Coronavirus and co-parenting – helpful advice from Family lawyers
As social distancing measures become embedded into our daily lives, what do you do if you are co-parenting and wish to maintain shared contact? Our team of specialist Children lawyers have put together this simple guide to help parents understand a little more about how they can effectively manage the situation.
Now we are in ‘lockdown’, can I take my children to spend time with their other parent?
Yes, the Government guidance which was issued on 23 March, alongside the Stay at Home Rules, states: “Where parents do not live in the same household, children under 18 can be moved between their parent’s homes.” The starting point is therefore that you are allowed to take your child(ren) to the other parent’s home to spend time with them. However, irrespective of whether you have a Child Arrangements Order in place, this does not mean that children must be moved between households.
As parents you will need to carefully consider all of the circumstances and what will be in the child(ren)’s best interests, taking into account factors such as health, vulnerability and ultimately any risks to the children and others. If as parents you agree to change the normal arrangements, whether set out in an order or not, then this is fine. We suggest you record any change in agreement in writing, via text or email.
I can’t agree what to do with the other parent. What next?
In the absence of an agreement between you, if one parent is concerned that complying with the arrangements set out in a Child Arrangements Order is too risky and would be against Public Health England advice, then that parent may use their parental responsibility to temporarily change the arrangements to those they consider to be safe for their child(ren). Courts will be looking for parents to act sensibly and reasonably, and are likely to take a very dim view of any parent using the COVID-19 pandemic as an excuse to frustrate contact unnecessarily.
My child has developed symptoms of COVID-19 whilst with me – should he go to the other parent for contact as normal?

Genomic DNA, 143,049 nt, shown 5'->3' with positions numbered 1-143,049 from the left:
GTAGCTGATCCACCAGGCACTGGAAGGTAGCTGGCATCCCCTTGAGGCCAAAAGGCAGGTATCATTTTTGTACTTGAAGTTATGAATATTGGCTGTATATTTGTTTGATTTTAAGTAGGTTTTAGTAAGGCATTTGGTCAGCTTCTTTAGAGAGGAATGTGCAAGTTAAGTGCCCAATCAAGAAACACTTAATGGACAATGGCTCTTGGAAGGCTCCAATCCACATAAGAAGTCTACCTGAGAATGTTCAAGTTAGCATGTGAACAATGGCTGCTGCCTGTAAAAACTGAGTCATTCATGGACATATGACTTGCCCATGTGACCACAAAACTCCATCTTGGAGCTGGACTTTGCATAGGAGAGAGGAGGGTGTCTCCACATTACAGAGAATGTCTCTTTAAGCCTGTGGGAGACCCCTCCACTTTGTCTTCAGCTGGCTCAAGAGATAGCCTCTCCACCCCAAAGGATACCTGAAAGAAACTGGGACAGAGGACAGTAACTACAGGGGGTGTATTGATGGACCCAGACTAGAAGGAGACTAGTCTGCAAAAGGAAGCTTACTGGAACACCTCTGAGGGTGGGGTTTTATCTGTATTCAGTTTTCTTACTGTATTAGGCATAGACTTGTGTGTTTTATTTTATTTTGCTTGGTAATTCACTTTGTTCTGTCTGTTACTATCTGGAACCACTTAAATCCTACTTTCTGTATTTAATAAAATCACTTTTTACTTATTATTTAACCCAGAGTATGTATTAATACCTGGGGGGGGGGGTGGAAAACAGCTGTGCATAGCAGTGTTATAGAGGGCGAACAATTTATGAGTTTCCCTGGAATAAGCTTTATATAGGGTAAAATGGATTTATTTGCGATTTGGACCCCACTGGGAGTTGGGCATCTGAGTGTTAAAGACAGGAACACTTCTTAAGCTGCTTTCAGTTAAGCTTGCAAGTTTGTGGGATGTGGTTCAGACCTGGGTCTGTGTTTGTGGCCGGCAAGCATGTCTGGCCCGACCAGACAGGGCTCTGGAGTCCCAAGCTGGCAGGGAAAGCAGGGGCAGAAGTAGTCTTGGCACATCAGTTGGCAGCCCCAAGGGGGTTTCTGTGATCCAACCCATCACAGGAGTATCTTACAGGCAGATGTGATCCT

No. Everyone must adhere to the Government guidelines which state that if anyone in a household has symptoms of COVID-19 they must self-isolate for 14 days.
My child has developed symptoms whilst having contact with the other parent – can I pick him up?
In most circumstances, you will be able to pick up your child. Your household will then need to comply with Government guidelines regarding self isolation. The other parent and family will also need to self isolate for 14 days. If you, or another member of your household, are a Key Worker or a vulnerable person, it may be sensible to agree that they will self isolate for 14 days with the other parent.
A third party supervises my child(ren)’s contact with the other parent – can this continue?
Contact centres and private supervision services are not operating at the moment and so support and supervision via these services will not be available. In the event that your child(ren)’s contact is supervised by a member of your own household, this supervision can continue. If a third party normally assists then we recommend you seek legal advice. Daily outside exercise is currently permitted and could be used sensibly for contact periods, if social distancing guidance is carefully followed. This will need careful consideration on a case by case basis. Unnecessary travel must be avoided. Third parties cannot have physical contact with your child(ren) and it may therefore be impossible for them to supervise. In many cases we are advising that other methods of remote contact should be used as a temporary measure.
Should I agree remote contact?
Every situation needs to be considered individually, but in cases where it’s possible and safe, we recommend you have a constructive conversation with the other parent about the best way in which your children can keep in touch with them and their extended family during this time. Skype, FaceTime, Zoom and similar apps will provide useful methods of communication in the circumstances. We suggest you think about activities that your children will enjoy during these times such as reading a story, singing or playing together. The COVID-19 guidance published by CAFCASS suggests that with older children you could consider a ‘watch party’ and gather online to watch a film and comment in real time.
A member of my household is vulnerable? Should contact still happen?
Each decision will need to involve the child(ren)’s best interests being carefully weighed against potential risks to others during the COVID-19 pandemic. If as a family you are self isolating for a 12 week period, for example, because you or your child are considered vulnerable, or if for example, you live with a Grandparent with a serious health condition, then you may need to agree a break in direct contact while the child(ren) remain with you. Alternatively, it may be appropriate to agree for your child(ren) to spend this period with the other parent. If it is necessary for direct contact to temporarily cease, you will need to consider agreeing a pattern of regular, good quality remote contact, as referred to above.
Cafcass has put together the following guidance to support children and families as the situation surrounding COVID-19 develops.
For further advice and guidance, please don’t hesitate to contact a member of the Royds Withy King children team.
0800 923 2074 Email us
Family law solicitors who combine expertise with understanding